What Journalists Should Know About Coronavirus Cellphone Tracking

Credit: CPJ
  • Opinion by Avi Asher-Schapiro (new york)
  • Inter Press Service
  • Senior Global Tech Correspondent at Committee to Protect Journalists (CPJ), in an interview with Bill Marczak, a postdoctoral researcher at University of California, Berkeley, and a leading expert on cellphone surveillance technology.

In Italy, Germany and Austria, Reuters reports, telecoms companies say they are turning over data containing location information to public health officials, though aggregated and anonymized to prevent individuals from being identified.

Other media reports say governments in South Korea and South Africa are monitoring individual cellphone locations, and Israel this month authorized security agents tracing the coronavirus infection to access location and other data from millions of cellphone users that The New York Times reports they had been collecting, previously undisclosed, since 2002.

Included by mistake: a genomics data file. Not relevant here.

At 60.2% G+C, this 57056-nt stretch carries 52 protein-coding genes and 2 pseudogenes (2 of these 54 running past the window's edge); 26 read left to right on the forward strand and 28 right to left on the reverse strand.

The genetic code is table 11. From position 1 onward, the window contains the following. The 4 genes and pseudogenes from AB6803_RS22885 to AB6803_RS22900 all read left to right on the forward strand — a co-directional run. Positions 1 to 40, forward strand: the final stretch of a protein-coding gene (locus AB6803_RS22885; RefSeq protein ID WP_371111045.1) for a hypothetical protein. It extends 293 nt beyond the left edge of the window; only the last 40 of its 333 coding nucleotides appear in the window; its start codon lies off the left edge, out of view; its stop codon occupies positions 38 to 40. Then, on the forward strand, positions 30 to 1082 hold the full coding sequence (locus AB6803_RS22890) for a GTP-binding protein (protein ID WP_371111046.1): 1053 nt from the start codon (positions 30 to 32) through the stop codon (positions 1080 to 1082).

Israeli Prime Minister Benjamin Netanyahu said the program would "maintain the balance between the rights of the individual and needs of general society."

Separately, authorities in Iran, Poland, and India are among those developing apps to monitor whether people are observing quarantine or interacting with suspected COVID-19 patients, according to international news reports.

Although public health experts say strict limitations on movement are required to contain the coronavirus, journalists are acutely aware of the risks posed to their work when governments and technology companies monitor citizens' cellphone activities.